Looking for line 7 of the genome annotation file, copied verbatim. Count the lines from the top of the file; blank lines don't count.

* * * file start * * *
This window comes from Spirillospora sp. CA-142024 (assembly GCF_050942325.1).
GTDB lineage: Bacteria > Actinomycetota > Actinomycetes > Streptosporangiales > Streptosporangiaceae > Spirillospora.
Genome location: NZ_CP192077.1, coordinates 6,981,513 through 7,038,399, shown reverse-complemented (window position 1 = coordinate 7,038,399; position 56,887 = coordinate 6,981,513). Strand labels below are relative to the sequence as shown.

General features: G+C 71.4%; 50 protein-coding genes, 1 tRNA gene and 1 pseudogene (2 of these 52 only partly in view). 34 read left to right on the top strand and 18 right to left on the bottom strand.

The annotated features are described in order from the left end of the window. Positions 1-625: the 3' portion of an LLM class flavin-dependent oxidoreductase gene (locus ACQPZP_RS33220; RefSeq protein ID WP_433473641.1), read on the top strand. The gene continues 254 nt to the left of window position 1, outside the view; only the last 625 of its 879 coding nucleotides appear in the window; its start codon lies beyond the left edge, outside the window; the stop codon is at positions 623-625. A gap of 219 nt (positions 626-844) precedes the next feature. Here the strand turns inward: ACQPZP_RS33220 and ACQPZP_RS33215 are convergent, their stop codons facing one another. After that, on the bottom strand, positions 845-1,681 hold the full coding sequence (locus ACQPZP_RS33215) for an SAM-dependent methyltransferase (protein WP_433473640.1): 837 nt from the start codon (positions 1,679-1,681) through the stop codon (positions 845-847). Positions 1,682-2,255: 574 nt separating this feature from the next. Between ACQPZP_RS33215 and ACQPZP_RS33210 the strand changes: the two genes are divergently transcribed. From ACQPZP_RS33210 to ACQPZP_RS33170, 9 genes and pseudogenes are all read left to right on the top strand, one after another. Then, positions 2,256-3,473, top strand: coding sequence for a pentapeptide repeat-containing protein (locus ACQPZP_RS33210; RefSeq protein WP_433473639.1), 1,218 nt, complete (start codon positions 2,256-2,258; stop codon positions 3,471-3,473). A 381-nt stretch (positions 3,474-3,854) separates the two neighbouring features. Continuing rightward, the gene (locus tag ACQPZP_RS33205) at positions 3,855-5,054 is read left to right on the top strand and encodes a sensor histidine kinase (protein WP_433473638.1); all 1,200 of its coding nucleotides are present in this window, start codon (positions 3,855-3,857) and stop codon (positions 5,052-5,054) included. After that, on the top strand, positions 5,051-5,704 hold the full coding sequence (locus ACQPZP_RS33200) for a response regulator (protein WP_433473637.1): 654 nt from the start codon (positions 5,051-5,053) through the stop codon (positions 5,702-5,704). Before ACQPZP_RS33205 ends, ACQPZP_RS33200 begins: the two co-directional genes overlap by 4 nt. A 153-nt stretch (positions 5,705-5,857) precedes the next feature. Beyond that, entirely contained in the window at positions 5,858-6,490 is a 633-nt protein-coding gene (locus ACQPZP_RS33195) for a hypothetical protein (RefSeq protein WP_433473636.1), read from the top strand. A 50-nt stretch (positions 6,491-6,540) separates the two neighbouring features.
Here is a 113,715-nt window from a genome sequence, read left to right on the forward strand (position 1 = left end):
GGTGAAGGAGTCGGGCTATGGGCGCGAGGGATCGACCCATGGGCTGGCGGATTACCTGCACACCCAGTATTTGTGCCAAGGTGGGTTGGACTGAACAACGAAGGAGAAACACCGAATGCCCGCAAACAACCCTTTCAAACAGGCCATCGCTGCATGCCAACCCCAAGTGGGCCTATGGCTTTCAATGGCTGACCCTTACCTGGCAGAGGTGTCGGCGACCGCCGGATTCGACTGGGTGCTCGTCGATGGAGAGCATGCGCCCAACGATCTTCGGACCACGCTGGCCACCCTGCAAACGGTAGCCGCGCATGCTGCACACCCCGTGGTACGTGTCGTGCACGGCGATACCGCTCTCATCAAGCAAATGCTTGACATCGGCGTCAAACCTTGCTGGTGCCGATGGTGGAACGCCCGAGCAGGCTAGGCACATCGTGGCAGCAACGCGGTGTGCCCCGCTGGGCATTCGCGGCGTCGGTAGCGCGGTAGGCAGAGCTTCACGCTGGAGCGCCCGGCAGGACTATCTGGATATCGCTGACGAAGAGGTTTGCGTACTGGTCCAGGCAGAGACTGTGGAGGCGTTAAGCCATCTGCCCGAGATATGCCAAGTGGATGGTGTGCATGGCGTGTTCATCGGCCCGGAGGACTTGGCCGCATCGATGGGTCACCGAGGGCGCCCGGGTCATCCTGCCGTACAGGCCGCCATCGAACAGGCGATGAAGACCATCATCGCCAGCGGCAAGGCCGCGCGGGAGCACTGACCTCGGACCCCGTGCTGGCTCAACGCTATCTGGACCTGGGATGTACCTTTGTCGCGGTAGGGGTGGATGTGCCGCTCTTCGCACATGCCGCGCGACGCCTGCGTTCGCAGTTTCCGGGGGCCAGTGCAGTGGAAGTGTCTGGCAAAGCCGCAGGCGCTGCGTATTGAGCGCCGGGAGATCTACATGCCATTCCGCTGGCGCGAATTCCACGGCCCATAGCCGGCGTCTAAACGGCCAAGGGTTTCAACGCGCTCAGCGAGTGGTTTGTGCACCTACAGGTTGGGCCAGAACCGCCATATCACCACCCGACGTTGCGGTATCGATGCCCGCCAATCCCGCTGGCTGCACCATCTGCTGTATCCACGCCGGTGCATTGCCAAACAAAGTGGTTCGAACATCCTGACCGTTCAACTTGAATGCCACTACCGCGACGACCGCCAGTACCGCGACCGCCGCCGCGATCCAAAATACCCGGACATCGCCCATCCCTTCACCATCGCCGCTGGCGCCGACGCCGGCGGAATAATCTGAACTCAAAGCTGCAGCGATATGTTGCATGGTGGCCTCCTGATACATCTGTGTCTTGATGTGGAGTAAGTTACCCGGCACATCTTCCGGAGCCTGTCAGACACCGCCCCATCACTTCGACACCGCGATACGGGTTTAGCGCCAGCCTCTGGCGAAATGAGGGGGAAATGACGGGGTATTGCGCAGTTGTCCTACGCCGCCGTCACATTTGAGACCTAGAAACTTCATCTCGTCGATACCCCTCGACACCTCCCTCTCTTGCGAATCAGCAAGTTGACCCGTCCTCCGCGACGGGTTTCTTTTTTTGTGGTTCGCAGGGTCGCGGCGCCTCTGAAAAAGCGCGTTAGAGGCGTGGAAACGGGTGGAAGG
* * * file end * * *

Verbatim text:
GGTGAAGGAGTCGGGCTATGGGCGCGAGGGATCGACCCATGGGCTGGCGGATTACCTGCACACCCAGTATTTGTGCCAAGGTGGGTTGGACTGAACAACGAAGGAGAAACACCGAATGCCCGCAAACAACCCTTTCAAACAGGCCATCGCTGCATGCCAACCCCAAGTGGGCCTATGGCTTTCAATGGCTGACCCTTACCTGGCAGAGGTGTCGGCGACCGCCGGATTCGACTGGGTGCTCGTCGATGGAGAGCATGCGCCCAACGATCTTCGGACCACGCTGGCCACCCTGCAAACGGTAGCCGCGCATGCTGCACACCCCGTGGTACGTGTCGTGCACGGCGATACCGCTCTCATCAAGCAAATGCTTGACATCGGCGTCAAACCTTGCTGGTGCCGATGGTGGAACGCCCGAGCAGGCTAGGCACATCGTGGCAGCAACGCGGTGTGCCCCGCTGGGCATTCGCGGCGTCGGTAGCGCGGTAGGCAGAGCTTCACGCTGGAGCGCCCGGCAGGACTATCTGGATATCGCTGACGAAGAGGTTTGCGTACTGGTCCAGGCAGAGACTGTGGAGGCGTTAAGCCATCTGCCCGAGATATGCCAAGTGGATGGTGTGCATGGCGTGTTCATCGGCCCGGAGGACTTGGCCGCATCGATGGGTCACCGAGGGCGCCCGGGTCATCCTGCCGTACAGGCCGCCATCGAACAGGCGATGAAGACCATCATCGCCAGCGGCAAGGCCGCGCGGGAGCACTGACCTCGGACCCCGTGCTGGCTCAACGCTATCTGGACCTGGGATGTACCTTTGTCGCGGTAGGGGTGGATGTGCCGCTCTTCGCACATGCCGCGCGACGCCTGCGTTCGCAGTTTCCGGGGGCCAGTGCAGTGGAAGTGTCTGGCAAAGCCGCAGGCGCTGCGTATTGAGCGCCGGGAGATCTACATGCCATTCCGCTGGCGCGAATTCCACGGCCCATAGCCGGCGTCTAAACGGCCAAGGGTTTCAACGCGCTCAGCGAGTGGTTTGTGCACCTACAGGTTGGGCCAGAACCGCCATATCACCACCCGACGTTGCGGTATCGATGCCCGCCAATCCCGCTGGCTGCACCATCTGCTGTATCCACGCCGGTGCATTGCCAAACAAAGTGGTTCGAACATCCTGACCGTTCAACTTGAATGCCACTACCGCGACGACCGCCAGTACCGCGACCGCCGCCGCGATCCAAAATACCCGGACATCGCCCATCCCTTCACCATCGCCGCTGGCGCCGACGCCGGCGGAATAATCTGAACTCAAAGCTGCAGCGATATGTTGCATGGTGGCCTCCTGATACATCTGTGTCTTGATGTGGAGTAAGTTACCCGGCACATCTTCCGGAGCCTGTCAGACACCGCCCCATCACTTCGACACCGCGATACGGGTTTAGCGCCAGCCTCTGGCGAAATGAGGGGGAAATGACGGGGTATTGCGCAGTTGTCCTACGCCGCCGTCACATTTGAGACCTAGAAACTTCATCTCGTCGATACCCCTCGACACCTCCCTCTCTTGCGAATCAGCAAGTTGACCCGTCCTCCGCGACGGGTTTCTTTTTTTGTGGTTCGCAGGGTCGCGGCGCCTCTGAAAAAGCGCGTTAGAGGCGTGGAAACGGGTGGAAGG